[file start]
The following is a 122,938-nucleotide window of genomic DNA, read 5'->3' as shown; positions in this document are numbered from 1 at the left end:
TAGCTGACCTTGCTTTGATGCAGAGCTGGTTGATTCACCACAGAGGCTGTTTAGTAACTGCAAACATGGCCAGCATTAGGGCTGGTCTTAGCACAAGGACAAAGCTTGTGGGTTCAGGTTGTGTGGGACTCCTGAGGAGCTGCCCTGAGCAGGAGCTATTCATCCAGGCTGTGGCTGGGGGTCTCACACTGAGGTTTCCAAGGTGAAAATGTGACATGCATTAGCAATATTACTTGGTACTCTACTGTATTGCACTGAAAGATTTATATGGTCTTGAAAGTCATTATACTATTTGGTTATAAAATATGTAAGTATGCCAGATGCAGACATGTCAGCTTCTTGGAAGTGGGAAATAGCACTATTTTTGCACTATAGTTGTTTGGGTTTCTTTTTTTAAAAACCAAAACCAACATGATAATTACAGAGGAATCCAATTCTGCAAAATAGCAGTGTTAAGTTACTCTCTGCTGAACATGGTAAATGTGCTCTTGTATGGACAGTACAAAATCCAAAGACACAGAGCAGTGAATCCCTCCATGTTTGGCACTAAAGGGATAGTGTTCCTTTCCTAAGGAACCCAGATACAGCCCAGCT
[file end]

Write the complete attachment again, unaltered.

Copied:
The following is a 122,938-nucleotide window of genomic DNA, read 5'->3' as shown; positions in this document are numbered from 1 at the left end:
TAGCTGACCTTGCTTTGATGCAGAGCTGGTTGATTCACCACAGAGGCTGTTTAGTAACTGCAAACATGGCCAGCATTAGGGCTGGTCTTAGCACAAGGACAAAGCTTGTGGGTTCAGGTTGTGTGGGACTCCTGAGGAGCTGCCCTGAGCAGGAGCTATTCATCCAGGCTGTGGCTGGGGGTCTCACACTGAGGTTTCCAAGGTGAAAATGTGACATGCATTAGCAATATTACTTGGTACTCTACTGTATTGCACTGAAAGATTTATATGGTCTTGAAAGTCATTATACTATTTGGTTATAAAATATGTAAGTATGCCAGATGCAGACATGTCAGCTTCTTGGAAGTGGGAAATAGCACTATTTTTGCACTATAGTTGTTTGGGTTTCTTTTTTTAAAAACCAAAACCAACATGATAATTACAGAGGAATCCAATTCTGCAAAATAGCAGTGTTAAGTTACTCTCTGCTGAACATGGTAAATGTGCTCTTGTATGGACAGTACAAAATCCAAAGACACAGAGCAGTGAATCCCTCCATGTTTGGCACTAAAGGGATAGTGTTCCTTTCCTAAGGAACCCAGATACAGCCCAGCT